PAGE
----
St. Toribio de Mongrovejo
Born in Mayorga de Campos, Valladolid, Spain, of noble family and highly educated, Turibius was named after another Spanish saint, Turibius of Astorga. He became professor of law at the highly reputed University of Salamanca. His learning and virtuous reputation led to his appointment as Grand Inquisitor of Spain by King Philip II on the Court of the Inquisition at Granada. During this time, he was ordained priest in 1578 and sent to Peru. Though not yet of ecclesiastical rank, Turibius was named Archbishop of Lima, Peru, in May 1579.
He arrived at Paita, Peru, 600 miles from Lima, on May 24, 1581. He began his mission work by travelling to Lima on foot, baptizing and teaching the natives. His favourite topic was: "Time is not our own, and we must give a strict account of it." Three times he traversed the 180,000 square miles of his diocese, generally on foot, frequently defenceless and often alone; exposed to tempests, torrents, deserts, wild beasts, tropical heat, fevers and sometimes threats from hostile tribes; baptizing and confirming nearly one half million souls, among them St. Rose of Lima, and St. Martin de Porres.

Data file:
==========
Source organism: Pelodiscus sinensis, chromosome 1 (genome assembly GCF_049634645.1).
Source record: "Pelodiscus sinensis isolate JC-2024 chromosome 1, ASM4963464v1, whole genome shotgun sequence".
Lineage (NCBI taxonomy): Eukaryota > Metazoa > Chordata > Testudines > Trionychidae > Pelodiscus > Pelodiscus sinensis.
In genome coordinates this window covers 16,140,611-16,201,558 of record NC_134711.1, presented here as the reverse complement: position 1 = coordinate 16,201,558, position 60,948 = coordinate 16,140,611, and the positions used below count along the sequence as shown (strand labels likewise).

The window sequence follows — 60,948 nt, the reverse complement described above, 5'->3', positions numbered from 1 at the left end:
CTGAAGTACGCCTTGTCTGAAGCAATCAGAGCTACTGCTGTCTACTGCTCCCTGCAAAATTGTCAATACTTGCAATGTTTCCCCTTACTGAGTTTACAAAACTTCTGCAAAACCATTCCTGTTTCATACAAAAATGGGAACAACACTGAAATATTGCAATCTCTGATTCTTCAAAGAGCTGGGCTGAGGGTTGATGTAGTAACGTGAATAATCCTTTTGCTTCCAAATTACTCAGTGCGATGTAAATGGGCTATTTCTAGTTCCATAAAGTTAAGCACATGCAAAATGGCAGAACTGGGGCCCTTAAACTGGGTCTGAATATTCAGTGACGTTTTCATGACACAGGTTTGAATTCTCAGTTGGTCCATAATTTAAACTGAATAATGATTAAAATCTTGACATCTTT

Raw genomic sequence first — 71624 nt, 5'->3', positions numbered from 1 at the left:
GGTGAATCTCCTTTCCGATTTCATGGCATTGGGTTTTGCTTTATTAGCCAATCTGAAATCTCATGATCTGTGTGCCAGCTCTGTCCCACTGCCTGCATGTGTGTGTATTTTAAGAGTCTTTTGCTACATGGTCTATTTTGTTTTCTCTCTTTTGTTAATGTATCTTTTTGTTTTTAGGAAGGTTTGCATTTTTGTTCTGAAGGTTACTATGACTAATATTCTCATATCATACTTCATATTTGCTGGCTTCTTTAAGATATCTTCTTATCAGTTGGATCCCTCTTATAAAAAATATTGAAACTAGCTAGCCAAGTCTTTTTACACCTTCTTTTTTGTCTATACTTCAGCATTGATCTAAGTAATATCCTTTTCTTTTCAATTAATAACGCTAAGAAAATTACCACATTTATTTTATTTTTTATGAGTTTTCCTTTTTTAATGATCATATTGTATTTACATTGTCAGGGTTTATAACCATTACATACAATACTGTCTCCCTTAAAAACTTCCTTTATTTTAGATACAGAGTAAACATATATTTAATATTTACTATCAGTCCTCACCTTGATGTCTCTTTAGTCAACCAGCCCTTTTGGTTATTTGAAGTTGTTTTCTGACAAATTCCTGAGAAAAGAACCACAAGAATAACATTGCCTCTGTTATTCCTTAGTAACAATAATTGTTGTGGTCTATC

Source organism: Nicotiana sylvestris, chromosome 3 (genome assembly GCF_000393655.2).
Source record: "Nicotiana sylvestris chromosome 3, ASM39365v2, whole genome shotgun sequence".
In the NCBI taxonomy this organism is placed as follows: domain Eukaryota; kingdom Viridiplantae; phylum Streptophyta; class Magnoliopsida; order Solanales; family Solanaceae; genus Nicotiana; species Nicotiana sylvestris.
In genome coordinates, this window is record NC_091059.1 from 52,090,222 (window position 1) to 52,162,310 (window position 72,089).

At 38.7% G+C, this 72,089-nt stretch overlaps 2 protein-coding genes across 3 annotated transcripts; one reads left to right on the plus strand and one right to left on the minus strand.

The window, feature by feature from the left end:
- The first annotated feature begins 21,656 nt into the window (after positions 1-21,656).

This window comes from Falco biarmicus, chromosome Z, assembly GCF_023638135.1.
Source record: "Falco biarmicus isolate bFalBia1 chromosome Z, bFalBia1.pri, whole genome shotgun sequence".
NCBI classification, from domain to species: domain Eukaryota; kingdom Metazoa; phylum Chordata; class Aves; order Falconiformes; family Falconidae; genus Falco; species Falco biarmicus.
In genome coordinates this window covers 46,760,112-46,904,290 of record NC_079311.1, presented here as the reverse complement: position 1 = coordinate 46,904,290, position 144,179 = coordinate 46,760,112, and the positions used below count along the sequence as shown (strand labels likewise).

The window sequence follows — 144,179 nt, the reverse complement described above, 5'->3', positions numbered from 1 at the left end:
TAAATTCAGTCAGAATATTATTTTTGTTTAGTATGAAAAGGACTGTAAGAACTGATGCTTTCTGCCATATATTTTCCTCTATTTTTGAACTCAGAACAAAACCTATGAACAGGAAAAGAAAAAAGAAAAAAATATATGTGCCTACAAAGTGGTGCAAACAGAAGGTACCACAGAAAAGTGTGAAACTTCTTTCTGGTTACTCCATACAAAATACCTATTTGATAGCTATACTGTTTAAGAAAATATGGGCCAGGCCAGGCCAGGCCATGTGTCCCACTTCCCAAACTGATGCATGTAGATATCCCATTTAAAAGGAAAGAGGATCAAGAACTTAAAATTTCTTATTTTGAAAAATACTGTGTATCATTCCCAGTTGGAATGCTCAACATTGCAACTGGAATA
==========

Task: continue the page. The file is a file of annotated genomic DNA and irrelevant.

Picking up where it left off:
He built roads, schoolhouses and chapels, many hospitals and convents, and at Lima, in 1591, founded the first seminary in the Western hemisphere. He inaugurated the first part of the third Lima Cathedral on February 2, 1604.
Turibius assembled thirteen diocesan synods and three provincial councils. He was seen as a champion of the rights of the natives against the Spanish masters. "There was great opposition to Turibius from the governors of Peru whose authority he challenged," Elizabeth Hallam has written. "He learned local dialects so that he could communicate with–-and convert–-the native peoples, and he was a strong and effective champion of their rights."
Years before he died, he predicted the day and hour of his death. At Pacasmayo he contracted fever, but continued labouring to the last, arriving at Saña in a dying condition. Dragging himself to the sanctuary he received the Viaticum, expiring shortly after on March 23, 1606.